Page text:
[Beowulf] List traffic
Lux, Jim (337C)
james.p.lux at jpl.nasa.gov
Thu Jan 12 10:35:41 EST 2012
On 1/12/12 6:53 AM, "Ellis H. Wilson III" <ellis at runnersroll.com> wrote:
>recently read a blog that suggested (due to similar threads following
>these trajectories) that the Wulf list wasn't what it used to be.
I think that's for a variety of reasons..
The cluster world has changed. Back 15-20 years ago, clusters were new,
novel, and pretty much roll your own, so there was a lot of traffic on the
list about how to do that. Remember all the mobo comparisons, and all the
carefully teased out idiosyncracies of various switches and network
Back then, the idea of using a cluster for "big computing" was kind of
new, as well. People building clusters were doing it either because the
architecture was interesting OR because they had a computing problem to
solve, and a cluster was a cheap way to do it, especially with free labor.
I think clustering has evolved, and the concept of a cluster is totally
mature. You can buy a cluster essentially off the shelf, from a whole
variety of companies (some with people who were participating in this list
back then and still today), and it's interesting how the basic Beowulf
concept has evolved.
Back in late 90s, it was still largely "commodity computers, commodity
interconnects" where the focus was on using "business class" computers and
networking hardware. Perhaps not consumer, as cheap as possible, but
certainly not fancy, schmancy rack mounted 1U servers.. The switches
people were using were just ordinary network switches, the same as in the
wiring closet down the hall.
Over time, though, there has developed a whole industry of supplying
components specifically aimed at clusters: high speed interconnects,
computers, etc. Some of this just follows the IT industry in general..
There weren't as many "server farms" back in 1995 as there are now.
Maybe it's because the field has matured?
So, we're back to talking about "roll-your-own" clusters of one sort or
another. I think anyone serious about big cluster computing (>100 nodes)
probably won'd be hanging on this list looking for hints on how to route
and label their network cables. There's too many other places to go get
that information, or, better yet, places to hire someone who already knows.
I know that if I needed massive computational power at work, my first
thought these days isn't "hey, lets build a cluster", it's "let's call up
the HPC folks and get an account on one of the existing clusters".
But I still see the need to bring people into the cluster world in some
way. I don't know where the cluster vendors find their people, or even
what sorts of skill sets they're looking for. Are they beating the bushes
at CMU, MIT, and other hotbeds of CS looking for prior cluster design
experience? I suspect not, just like most of the people JPL hires don't
have spacecraft experience in school, or anywhere. You look for bright
people who might be interested in what you're doing, and they learn the
details of cluster-wrangling on the job.
For myself, I like probing the edges of what you can do with a cluster.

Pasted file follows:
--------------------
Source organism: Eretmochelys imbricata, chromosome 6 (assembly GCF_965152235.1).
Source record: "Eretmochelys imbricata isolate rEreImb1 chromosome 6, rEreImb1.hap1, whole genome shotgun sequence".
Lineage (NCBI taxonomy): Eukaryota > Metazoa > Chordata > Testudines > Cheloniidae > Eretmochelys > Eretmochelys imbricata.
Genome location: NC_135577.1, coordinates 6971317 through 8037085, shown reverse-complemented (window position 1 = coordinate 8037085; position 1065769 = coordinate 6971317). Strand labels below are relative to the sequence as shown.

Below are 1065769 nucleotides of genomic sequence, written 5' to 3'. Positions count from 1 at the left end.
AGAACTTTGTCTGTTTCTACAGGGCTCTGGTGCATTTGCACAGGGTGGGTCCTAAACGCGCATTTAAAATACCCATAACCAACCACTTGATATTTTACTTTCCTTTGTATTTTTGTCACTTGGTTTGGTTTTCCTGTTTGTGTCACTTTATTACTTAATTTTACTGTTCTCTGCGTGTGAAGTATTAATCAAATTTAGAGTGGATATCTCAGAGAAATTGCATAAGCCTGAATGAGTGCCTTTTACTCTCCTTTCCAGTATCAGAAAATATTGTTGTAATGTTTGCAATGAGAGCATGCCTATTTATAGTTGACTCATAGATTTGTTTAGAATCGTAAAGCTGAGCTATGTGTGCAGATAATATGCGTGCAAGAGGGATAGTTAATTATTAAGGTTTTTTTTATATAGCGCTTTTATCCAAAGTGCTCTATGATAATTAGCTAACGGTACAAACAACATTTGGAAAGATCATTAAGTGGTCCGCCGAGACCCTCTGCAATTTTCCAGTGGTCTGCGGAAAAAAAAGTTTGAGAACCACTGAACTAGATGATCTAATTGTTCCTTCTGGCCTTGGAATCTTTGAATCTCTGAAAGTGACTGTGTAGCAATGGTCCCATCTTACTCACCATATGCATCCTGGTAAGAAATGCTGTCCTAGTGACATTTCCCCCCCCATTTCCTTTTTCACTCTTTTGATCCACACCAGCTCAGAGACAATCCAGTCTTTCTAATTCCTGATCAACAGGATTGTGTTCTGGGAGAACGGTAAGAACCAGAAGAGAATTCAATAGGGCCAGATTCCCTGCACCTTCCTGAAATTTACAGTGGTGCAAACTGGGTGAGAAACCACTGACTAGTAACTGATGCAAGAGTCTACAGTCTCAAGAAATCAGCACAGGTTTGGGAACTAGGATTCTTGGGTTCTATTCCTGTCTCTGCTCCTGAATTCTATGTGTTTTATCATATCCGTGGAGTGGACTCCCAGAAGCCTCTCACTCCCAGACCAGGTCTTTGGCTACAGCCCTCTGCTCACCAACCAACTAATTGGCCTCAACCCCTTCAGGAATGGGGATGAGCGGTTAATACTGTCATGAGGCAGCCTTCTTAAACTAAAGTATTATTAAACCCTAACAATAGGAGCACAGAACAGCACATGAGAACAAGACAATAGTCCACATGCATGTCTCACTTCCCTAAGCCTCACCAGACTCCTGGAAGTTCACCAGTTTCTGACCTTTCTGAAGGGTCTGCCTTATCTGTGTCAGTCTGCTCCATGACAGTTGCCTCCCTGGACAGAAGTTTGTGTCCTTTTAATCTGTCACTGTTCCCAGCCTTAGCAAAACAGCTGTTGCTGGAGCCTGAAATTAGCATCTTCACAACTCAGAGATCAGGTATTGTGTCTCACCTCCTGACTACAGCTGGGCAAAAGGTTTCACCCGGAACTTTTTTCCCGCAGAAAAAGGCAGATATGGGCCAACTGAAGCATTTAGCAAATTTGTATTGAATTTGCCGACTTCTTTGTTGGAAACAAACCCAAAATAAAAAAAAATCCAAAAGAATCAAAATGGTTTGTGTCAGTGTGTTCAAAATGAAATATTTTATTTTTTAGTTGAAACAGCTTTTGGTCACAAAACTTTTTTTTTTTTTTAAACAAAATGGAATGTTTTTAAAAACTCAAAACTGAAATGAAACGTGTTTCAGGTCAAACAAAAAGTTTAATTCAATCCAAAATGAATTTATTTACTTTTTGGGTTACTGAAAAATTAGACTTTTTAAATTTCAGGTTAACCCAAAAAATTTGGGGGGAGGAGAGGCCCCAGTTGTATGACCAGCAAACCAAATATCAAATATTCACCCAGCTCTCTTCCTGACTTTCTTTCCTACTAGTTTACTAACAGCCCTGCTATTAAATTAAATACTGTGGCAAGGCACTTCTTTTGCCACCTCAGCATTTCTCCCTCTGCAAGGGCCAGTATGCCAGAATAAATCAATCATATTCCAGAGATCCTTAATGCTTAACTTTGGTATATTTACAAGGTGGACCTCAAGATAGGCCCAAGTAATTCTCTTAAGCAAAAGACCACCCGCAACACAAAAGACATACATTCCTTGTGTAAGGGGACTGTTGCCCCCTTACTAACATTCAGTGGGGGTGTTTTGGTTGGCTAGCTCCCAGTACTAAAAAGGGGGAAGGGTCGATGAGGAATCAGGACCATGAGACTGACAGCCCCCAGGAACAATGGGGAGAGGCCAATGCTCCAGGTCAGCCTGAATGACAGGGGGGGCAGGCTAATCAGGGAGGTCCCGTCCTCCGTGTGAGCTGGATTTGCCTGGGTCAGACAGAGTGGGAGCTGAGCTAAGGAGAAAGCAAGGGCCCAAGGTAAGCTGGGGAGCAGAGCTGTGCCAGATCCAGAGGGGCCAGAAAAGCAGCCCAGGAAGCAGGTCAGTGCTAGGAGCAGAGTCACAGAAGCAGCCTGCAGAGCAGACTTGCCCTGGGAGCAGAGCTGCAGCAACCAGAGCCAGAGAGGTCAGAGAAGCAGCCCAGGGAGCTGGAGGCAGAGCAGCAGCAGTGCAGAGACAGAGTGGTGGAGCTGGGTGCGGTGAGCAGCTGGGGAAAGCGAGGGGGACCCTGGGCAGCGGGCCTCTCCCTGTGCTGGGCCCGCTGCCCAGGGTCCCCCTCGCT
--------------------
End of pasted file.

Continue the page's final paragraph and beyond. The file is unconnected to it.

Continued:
Big computational problems don't excite me. I like thinking about things
1) What can I use from the body of cluster knowledge to do something
different. A distributed cluster is topologically similar to one all
contained in a single rack, but it's different. How is it different
(latency, error rate)? Can I use analysis (particularly from early cluster
days) to do a better job.
2) I've always been a fan of *personal* computing (probably from many
years of negotiating for a piece of some shared resource). It's tricky
here, because as soon as you have a decent 8 or 16 node cluster that fits
under a desk, and have figured out all the hideous complexity of how to
port some single user application to run on it, someone comes out with a
single processor box that's just as fast, and a lot easier to use. Back
in the 80s, I designed, but did not build, a 80286 clone using discrete
ECL logic, the idea being to make a 100MHz IBM PC-AT that would run
standard spreadsheet software 20 times faster (a big deal when your huge
spreadsheet takes hours to recalculate). However, Moore's law and Intel
made that idea a losing proposition.
But still, the idea of personal control over my computing resources is
appealing. Nobody watching to see "are you effectively using those cpu
cycles". No arguing about annual re-adjustment of chargeback rates where
you take the total system budget and divide it by CPU seconds. Ooops not
enough people used it, so your CPU costs just quadrupled.
3) I'm also interested in portable computing (Yes, I have a NEC 8201-
TRS-80 Model 100 clone, and a TI-59, I did sell the Compaq, but I had one
of those too, etc.) This is another interesting problem space.. No big
computer room with infrastructure. Here, the fascinating trade is between
local computer horsepower and cheap long distance datacomm. At some
point, it's cheaper/easier to send your data via satellite link to a big
computer elsewhere and get the results back. It's the classic 60s remote
computing problem revisited once again.
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